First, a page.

7 habits of great communicators

No matter what job you’re in, having the skill to communicate well is essential. People who practice good communication not only improve their personal lives but their professional life gets a boost too. You don’t have to have a certain personality type to be a great communicator. Being good at communication is a skill that gets perfected over time and isn’t something you can really master. Your communication tactics may be very good in one department at work but the minute you start a new job or change departments, your strategy may need to change. If you’re looking to improve on your communication, take a look at these top habits of good communicators:

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They’re good at adapting to new situations quickly

People who know how to communicate are able to read a situation quickly and adapt their skills accordingly. If you can handle change well and know how to handle change when it comes to people, you’re already on your way to being a good communicator! People who can’t roll with changes at work tend to be the people who get most affected by them.

Realise it’s not a one-way street

When people listen to be able to reply rather than to be able to understand a situation, they’re not good communicators. The art of listening is the crux of good communication. If you can’t listen, you can’t communicate. Active listening is a skill in itself to get right. (More on this later)

They are able to put themselves in the other person’s shoes

Pretend you’re the other person being communicated to by you. Whether it’s by email, phone, text or even face to face. How would you perceive the communication that’s being given out? Would the other person actually want to hear what you’re saying? Perhaps it’s something that ought to be sent via email or by phone. Would you listen to what you’re saying? Sometimes we feel the need to communicate things we find important however the other party is less than interested. If you’re making yourself aware of how people could perceive you, then you’re communicating well.

“It’s not what you said, it was the way you said it”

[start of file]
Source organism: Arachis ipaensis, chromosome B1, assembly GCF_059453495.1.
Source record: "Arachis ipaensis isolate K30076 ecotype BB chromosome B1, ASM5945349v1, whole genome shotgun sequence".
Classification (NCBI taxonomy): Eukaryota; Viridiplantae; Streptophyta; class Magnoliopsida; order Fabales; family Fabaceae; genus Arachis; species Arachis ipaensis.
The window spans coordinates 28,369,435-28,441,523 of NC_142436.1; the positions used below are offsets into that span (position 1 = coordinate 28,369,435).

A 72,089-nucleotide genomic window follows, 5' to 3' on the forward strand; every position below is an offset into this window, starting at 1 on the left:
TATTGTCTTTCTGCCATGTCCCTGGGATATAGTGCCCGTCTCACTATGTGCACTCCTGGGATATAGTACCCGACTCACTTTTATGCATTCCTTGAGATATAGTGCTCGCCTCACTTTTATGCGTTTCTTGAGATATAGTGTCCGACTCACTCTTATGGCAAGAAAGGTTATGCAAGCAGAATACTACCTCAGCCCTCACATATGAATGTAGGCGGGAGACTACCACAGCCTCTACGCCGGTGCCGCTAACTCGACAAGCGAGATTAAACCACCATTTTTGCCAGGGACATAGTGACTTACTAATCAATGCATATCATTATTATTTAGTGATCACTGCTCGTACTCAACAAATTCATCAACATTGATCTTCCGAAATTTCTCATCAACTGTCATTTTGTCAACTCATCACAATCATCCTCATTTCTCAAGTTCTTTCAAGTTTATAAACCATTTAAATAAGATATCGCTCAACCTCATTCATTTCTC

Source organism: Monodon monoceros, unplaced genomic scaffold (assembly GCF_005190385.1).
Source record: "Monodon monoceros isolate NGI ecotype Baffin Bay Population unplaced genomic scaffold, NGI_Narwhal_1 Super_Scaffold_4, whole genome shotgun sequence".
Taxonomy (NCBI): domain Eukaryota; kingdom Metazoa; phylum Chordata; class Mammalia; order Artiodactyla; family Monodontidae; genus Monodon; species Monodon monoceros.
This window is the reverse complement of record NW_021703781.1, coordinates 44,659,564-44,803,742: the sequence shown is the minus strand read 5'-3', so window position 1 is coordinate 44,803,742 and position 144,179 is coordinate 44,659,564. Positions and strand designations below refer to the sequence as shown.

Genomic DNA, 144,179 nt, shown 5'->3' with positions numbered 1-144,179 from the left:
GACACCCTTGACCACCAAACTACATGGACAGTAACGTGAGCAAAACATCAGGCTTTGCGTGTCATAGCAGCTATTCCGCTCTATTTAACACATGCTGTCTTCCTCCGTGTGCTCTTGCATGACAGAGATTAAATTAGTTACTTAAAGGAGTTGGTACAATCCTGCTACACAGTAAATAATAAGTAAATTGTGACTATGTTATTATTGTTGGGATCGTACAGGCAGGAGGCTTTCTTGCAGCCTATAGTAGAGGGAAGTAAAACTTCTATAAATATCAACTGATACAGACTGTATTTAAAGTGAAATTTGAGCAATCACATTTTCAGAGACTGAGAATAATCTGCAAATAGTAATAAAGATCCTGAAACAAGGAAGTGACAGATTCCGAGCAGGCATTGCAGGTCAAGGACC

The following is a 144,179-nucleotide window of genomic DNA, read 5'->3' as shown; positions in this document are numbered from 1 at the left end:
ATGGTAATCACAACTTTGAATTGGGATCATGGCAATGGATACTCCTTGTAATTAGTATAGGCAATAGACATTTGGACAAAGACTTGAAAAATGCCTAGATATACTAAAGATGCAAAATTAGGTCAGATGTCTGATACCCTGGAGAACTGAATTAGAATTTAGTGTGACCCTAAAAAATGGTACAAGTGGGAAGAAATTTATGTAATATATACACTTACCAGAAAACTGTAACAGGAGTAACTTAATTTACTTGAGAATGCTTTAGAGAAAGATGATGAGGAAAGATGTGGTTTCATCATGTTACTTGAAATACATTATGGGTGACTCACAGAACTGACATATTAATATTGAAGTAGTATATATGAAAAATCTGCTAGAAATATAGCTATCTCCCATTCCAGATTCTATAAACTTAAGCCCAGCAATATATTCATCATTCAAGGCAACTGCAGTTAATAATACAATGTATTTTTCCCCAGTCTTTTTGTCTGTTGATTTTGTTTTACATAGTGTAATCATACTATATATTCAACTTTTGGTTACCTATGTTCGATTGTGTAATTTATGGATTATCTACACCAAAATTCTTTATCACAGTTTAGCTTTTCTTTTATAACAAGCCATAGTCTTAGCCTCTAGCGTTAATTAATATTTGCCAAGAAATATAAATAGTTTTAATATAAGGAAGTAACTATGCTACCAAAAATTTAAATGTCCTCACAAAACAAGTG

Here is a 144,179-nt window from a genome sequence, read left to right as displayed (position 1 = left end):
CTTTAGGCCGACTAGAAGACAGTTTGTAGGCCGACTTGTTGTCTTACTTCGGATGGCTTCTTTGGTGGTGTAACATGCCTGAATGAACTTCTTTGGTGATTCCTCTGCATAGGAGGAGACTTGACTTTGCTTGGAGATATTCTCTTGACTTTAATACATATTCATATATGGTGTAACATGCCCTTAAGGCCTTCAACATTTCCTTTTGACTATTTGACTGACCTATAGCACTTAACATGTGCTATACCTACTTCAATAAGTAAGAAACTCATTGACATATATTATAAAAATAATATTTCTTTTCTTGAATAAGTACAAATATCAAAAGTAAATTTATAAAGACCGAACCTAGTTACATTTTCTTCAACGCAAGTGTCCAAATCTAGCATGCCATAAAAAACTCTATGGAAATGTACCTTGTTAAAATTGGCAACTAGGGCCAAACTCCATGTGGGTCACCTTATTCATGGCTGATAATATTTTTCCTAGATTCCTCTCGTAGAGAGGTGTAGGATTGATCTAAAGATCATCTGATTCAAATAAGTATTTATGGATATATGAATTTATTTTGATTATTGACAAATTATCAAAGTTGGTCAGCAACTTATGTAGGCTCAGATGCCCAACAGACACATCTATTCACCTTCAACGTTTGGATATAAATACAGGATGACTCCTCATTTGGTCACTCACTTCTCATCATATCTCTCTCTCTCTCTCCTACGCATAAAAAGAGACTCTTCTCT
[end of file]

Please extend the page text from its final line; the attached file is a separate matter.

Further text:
Good communicators have a level of emotional intelligence that enables them to read people better. Having emotional intelligence really helps with understanding how you’re being perceived by others. Along with being able to pick up on others’ emotions, be sure to pick up on their body language. It sounds cliché, but body language can really tell you a lot about how a person is feeling in that moment. If you’re an authority figure, being able to read body language is especially important. People don’t always want to (or can’t) speak their minds to someone in a position of power, so to a certain extent it’s up to you to be able to read their mind.

Good communicators are active listeners

Active listening is a skill that all good communicators do really well. The ability to listen actively can be tricky to get right because it depends on who you’re talking to and what the other factors are (your environment, relationship etc.)

You’re an active listener if you can do the following:

  • You spend more time listening in a conversation than you do talking (this applies if you’re being spoken to rather than speaking to someone about something specific).
  • You don’t interrupt the other person/people (this is sort of a given, but a lot of people interrupt without even knowing it).
  • Your body language indicates that you’re genuinely listening (making eye contact, smiling and nodding, not fidgeting etc.)
  • You can remember details from the discussion in question.
  • You ask questions so you can understand the topic of discussion better.

They don’t bury their heads in the sand

People who are good at communicating don’t avoid awkward situations that they don’t want to face up to. Everyone has situations in their jobs where they want to evade a situation that they know is going to be difficult or awkward to deal with. However, if the situation is going to get worse or not disappear then it needs addressing by you. The quicker you deal with it the better. In the long term you’ll gain respect from your co-workers too.

They don’t jump to conclusions

Sometimes things get said or heard without any proper context. Most of the time, questions will be raised and any misunderstandings can be easily resolved. On the other hand, people will also sometimes go on what they’ve heard without any further knowledge. If you think there’s more to a situation you should always ask for more clarification on the subject. Don’t be ignorant if you can avoid it.

Being able to communicate well sounds easier than it actually is. A lot of people think they’re good communicators because they don’t interrupt people or because their body language signifies that they’re engaged and listening attentively. However, there are many other ways you can improve on your communication skills in the workplace. It doesn’t matter what level you are in your job either – as long as you’re a good communicator then you’ll be adding a lot more credibility to your overall career.

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